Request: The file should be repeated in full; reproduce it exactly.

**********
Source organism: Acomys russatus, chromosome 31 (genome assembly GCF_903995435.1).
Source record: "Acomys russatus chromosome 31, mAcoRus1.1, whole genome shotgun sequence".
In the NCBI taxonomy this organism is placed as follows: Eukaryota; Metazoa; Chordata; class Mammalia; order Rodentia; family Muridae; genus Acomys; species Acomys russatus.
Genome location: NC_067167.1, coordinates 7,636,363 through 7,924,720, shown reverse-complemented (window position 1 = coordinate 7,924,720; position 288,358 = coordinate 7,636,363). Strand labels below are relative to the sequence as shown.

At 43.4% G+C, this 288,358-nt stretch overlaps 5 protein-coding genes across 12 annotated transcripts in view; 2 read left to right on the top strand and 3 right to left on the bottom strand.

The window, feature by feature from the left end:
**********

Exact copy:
Source organism: Acomys russatus, chromosome 31 (genome assembly GCF_903995435.1).
Source record: "Acomys russatus chromosome 31, mAcoRus1.1, whole genome shotgun sequence".
In the NCBI taxonomy this organism is placed as follows: Eukaryota; Metazoa; Chordata; class Mammalia; order Rodentia; family Muridae; genus Acomys; species Acomys russatus.
Genome location: NC_067167.1, coordinates 7,636,363 through 7,924,720, shown reverse-complemented (window position 1 = coordinate 7,924,720; position 288,358 = coordinate 7,636,363). Strand labels below are relative to the sequence as shown.

At 43.4% G+C, this 288,358-nt stretch overlaps 5 protein-coding genes across 12 annotated transcripts in view; 2 read left to right on the top strand and 3 right to left on the bottom strand.

The window, feature by feature from the left end: